The inspectors handled Chief De Launay unsparingly. They did not concede their surprise at the innaness of his explanation of many things, their questions and pointed, observations disclosed astonishment at his not having reported the condition of the ship more earlier. His testimony tended to show that he waded in water almost waist deep before making the fact known to Capt. Roberts that the vessel was in next to a sinking condition. Inspector Turner, himself a trained engineer, and representing that branch of the marine inspection service, asked the most questions of De Launay. Capt. Whitney took a turn every now and then.

Mr Turner declared that he could not comprehend how De Launay, an engineer holding a chief's licence, having well-equipped pumps with a total capacity of 100 tons of water an hour, could not have relieved the vessel at least at the rate of 100 tons an hour, which would have meant the saving of so many lives. The ship, Mr. Turner reminded the chief, had floated ten hours after the fires were out, and intimated that had the pumps been properly handled from the start she might have floated indefinitely.

De Launay repeatedly took refuge behind the statement in effect that the pumps choked - would not work. His testimony, Mr. Turner pointedly reminded him, disclosed that the 'Clallam' had taken five or six feet of water in half an hour, but that it took ten hours for enough water to get in to sink her.

De Launay, under a crossfire of questions, admitted that he did not know the capacity of his pumps, an admission which brought forth expressions of surprise from the inspectors. Mr. Turner then announced the capacity of the five available pumps on the 'Clallam' at 827 gallons of water a minute. He reminded De Launay that he had allowed the water to attain a depth of four or five feet before notifying Capt. Roberts.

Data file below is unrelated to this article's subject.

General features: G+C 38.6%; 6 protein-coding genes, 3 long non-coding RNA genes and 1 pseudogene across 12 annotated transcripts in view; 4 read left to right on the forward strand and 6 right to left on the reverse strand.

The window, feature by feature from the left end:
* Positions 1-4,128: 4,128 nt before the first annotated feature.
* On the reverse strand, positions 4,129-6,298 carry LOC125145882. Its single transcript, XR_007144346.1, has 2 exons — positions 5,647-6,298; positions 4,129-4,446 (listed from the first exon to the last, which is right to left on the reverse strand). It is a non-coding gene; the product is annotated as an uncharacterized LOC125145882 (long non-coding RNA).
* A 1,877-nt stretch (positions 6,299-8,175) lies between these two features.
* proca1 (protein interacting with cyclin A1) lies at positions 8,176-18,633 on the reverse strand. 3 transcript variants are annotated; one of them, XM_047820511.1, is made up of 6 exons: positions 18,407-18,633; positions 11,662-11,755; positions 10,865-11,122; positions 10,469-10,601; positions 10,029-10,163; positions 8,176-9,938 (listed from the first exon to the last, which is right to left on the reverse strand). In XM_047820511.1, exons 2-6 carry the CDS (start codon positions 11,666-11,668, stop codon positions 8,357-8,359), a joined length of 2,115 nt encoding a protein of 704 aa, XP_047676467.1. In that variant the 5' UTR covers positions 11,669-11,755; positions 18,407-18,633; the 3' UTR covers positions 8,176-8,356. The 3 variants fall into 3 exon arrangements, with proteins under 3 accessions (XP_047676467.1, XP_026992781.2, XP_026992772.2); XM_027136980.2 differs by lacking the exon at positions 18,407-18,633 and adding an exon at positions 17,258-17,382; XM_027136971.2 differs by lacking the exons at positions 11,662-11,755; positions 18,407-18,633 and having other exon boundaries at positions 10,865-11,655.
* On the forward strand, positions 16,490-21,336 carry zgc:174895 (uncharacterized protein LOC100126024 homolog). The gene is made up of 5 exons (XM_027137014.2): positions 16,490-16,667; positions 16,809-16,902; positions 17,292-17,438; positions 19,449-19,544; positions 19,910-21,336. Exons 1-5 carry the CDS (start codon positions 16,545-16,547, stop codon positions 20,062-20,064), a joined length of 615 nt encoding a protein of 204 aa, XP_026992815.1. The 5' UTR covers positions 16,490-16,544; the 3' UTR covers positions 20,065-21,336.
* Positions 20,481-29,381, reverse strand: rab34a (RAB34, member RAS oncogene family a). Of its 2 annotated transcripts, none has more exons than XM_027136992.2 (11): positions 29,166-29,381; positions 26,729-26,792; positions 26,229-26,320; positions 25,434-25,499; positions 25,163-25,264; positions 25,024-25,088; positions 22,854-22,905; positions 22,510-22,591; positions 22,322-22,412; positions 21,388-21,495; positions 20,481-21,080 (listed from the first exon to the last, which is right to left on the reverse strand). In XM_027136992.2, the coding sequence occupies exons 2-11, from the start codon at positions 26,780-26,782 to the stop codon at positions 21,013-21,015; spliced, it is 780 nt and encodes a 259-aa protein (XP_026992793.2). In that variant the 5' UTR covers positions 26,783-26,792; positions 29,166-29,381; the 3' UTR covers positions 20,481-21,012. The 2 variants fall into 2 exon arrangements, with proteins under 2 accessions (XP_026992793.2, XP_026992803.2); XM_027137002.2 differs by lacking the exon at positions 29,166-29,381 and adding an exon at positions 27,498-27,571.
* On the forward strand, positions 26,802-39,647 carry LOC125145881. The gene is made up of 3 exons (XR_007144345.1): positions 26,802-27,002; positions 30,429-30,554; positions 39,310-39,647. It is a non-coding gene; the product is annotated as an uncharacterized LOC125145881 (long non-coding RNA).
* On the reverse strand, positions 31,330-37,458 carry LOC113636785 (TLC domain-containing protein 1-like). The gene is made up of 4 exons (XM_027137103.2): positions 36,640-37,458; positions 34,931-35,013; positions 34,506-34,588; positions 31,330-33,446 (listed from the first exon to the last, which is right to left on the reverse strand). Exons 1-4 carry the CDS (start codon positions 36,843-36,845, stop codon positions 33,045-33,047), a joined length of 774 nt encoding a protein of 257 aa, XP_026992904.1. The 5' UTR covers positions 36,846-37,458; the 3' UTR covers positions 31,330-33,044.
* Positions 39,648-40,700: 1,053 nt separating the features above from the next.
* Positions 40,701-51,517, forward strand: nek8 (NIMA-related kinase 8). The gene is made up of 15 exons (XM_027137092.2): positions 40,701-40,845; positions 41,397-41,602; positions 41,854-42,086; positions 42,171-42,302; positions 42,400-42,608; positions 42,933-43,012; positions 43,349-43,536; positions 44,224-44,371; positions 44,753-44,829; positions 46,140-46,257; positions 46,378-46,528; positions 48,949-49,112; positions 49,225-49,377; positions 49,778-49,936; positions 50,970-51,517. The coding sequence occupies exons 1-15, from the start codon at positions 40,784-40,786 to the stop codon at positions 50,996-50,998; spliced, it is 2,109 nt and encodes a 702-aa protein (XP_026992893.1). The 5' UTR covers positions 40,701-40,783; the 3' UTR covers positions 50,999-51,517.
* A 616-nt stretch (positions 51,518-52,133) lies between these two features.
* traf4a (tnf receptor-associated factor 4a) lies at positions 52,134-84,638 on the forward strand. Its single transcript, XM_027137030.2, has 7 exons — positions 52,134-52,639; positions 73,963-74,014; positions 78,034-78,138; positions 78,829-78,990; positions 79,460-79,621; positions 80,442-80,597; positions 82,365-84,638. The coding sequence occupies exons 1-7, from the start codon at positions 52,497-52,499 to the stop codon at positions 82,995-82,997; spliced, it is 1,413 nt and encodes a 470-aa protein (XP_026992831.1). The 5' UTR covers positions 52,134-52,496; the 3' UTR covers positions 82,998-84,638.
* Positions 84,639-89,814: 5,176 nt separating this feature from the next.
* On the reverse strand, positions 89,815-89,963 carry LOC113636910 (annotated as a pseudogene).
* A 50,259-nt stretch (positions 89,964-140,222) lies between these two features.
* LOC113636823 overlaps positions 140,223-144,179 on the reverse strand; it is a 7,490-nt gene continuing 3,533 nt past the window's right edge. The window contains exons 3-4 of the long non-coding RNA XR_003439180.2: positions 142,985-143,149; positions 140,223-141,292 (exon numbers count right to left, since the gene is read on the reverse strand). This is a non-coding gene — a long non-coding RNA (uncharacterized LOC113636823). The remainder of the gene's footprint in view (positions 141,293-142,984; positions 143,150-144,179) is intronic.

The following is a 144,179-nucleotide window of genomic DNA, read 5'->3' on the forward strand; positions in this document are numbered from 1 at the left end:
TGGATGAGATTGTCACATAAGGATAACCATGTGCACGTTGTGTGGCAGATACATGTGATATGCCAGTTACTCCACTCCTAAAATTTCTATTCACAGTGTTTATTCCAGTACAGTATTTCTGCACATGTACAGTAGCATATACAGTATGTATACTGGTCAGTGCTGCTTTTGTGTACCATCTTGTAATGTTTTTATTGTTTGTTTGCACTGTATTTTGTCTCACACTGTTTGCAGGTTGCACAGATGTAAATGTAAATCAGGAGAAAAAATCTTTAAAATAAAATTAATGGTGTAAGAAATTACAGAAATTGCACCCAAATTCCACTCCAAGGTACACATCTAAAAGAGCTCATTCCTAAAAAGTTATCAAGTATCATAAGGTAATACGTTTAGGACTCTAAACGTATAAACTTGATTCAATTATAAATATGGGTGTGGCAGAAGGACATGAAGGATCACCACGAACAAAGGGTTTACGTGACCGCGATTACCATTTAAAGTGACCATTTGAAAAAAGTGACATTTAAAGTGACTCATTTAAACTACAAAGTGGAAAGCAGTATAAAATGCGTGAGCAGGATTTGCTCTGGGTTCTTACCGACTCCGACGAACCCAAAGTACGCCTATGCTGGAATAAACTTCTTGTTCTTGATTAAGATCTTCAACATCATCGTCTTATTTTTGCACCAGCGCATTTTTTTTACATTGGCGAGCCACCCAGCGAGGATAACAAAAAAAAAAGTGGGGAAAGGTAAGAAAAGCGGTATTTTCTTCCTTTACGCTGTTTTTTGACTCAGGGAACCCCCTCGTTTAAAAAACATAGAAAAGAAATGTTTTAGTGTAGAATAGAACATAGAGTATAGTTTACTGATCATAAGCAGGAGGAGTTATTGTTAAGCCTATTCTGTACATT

Here Capt. Whitney interposed the question:

"Don't you think if it good policy under such circumstances for the man in charge of the engines and pumps to notify the bridge."

De Launay assented. It was shown that three-quarters of an hour had elapsed from the time the fire pump was put on the bilge up to the time of the circulating pump connection, and still no report to the master of the steamer.

De Launay was questioned closely as to his opinion of the source of the water, but he testified that he had no knowledge where the principal leak was. He did not know where the water was coming from.

None of the witnesses could enlighten the inspectors on this point, which has been one of the most perplexing questions in connection with the disaster.

L. Meyer, quartermaster, and William Cox, testified briefly. The latter installed the pumps for their manufacturer, and declared them to be first-class in every respect. In his opinion no vessel of the 'Clallam's' size had more powerful pumps.